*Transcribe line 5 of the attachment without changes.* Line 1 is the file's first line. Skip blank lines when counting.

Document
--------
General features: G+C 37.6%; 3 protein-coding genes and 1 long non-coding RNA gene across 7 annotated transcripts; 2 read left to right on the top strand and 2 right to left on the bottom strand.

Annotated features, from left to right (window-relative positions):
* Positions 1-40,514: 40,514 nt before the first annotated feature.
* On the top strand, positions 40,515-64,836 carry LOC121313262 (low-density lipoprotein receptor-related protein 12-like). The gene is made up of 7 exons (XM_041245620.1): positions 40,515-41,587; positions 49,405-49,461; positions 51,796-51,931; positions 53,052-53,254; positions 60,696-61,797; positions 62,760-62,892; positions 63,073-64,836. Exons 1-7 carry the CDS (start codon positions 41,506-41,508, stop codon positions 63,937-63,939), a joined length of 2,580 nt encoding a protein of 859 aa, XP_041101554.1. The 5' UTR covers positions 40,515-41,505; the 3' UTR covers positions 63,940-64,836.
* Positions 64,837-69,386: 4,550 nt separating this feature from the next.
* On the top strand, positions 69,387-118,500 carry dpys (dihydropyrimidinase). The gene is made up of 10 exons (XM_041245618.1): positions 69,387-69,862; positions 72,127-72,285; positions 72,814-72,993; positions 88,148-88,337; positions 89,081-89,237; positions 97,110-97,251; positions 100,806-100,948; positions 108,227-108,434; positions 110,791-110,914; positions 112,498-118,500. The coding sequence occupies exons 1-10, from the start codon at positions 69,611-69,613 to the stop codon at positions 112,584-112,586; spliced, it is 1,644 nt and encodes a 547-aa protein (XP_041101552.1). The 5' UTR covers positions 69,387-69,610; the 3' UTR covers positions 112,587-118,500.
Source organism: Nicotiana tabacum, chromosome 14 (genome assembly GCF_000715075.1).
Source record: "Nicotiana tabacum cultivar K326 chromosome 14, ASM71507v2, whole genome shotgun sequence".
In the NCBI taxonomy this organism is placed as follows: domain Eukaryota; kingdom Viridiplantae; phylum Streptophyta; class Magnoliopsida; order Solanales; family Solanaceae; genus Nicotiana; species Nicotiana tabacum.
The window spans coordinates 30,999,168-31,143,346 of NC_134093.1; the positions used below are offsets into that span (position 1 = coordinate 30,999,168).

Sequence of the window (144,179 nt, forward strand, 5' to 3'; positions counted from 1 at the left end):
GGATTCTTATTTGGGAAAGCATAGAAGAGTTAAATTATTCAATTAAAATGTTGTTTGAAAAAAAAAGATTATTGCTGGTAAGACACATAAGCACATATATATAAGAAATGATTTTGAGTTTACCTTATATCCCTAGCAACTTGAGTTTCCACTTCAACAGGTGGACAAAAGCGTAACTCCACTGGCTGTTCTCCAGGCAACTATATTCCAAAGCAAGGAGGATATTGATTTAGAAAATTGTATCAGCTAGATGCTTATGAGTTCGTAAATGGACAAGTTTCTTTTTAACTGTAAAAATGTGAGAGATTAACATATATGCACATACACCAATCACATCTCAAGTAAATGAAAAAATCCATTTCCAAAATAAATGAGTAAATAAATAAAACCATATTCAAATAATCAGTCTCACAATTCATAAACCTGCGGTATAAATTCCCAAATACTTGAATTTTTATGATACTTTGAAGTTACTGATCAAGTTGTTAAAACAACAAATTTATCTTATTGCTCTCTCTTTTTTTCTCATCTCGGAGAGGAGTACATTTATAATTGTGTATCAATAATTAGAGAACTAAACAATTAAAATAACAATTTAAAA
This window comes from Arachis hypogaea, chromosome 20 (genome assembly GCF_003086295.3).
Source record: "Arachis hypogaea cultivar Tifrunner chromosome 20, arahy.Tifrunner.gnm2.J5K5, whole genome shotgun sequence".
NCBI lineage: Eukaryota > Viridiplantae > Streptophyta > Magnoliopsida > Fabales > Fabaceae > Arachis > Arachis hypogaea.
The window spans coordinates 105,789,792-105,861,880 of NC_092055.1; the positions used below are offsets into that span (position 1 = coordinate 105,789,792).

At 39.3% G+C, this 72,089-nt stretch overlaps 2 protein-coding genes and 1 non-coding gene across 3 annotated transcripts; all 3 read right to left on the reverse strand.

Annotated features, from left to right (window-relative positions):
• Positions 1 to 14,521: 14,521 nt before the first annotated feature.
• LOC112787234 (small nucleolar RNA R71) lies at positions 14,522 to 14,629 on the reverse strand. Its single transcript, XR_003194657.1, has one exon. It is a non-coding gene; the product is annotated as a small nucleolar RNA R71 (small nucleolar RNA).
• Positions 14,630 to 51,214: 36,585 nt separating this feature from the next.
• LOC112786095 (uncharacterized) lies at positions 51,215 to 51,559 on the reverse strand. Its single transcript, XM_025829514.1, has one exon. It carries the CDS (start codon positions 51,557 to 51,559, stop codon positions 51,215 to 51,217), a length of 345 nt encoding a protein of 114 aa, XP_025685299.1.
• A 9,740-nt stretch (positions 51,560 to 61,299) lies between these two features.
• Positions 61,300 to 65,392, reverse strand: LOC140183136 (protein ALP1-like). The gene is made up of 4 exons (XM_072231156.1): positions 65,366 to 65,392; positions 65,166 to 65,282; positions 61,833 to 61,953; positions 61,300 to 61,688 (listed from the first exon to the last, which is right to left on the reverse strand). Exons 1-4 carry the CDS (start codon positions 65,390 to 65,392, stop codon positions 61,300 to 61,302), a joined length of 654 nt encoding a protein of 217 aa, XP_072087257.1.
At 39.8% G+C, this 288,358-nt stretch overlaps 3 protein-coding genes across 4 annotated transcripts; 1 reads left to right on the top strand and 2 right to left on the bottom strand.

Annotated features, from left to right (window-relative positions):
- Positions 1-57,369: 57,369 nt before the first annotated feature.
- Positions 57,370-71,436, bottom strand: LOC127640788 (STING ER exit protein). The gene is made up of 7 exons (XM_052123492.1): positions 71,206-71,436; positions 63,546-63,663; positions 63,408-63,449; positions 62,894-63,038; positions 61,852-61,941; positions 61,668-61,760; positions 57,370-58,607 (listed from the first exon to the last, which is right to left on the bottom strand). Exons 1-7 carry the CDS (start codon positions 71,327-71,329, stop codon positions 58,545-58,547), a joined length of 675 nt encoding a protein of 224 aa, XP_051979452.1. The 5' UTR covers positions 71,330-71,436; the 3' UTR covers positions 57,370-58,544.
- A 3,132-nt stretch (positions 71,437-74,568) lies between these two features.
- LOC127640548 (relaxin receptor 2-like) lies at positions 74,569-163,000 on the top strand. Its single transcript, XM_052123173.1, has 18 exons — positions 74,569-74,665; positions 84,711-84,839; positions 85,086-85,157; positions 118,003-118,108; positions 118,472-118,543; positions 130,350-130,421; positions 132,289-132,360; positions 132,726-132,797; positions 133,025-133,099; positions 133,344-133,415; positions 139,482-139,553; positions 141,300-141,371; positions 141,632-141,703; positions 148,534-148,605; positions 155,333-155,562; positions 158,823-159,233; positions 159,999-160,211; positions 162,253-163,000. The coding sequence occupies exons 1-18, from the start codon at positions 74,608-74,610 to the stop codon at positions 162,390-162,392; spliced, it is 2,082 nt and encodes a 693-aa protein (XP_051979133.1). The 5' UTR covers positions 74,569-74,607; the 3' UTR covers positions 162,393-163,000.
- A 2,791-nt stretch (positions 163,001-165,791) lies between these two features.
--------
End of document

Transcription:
* Positions 64,837-69,386: 4,550 nt separating this feature from the next.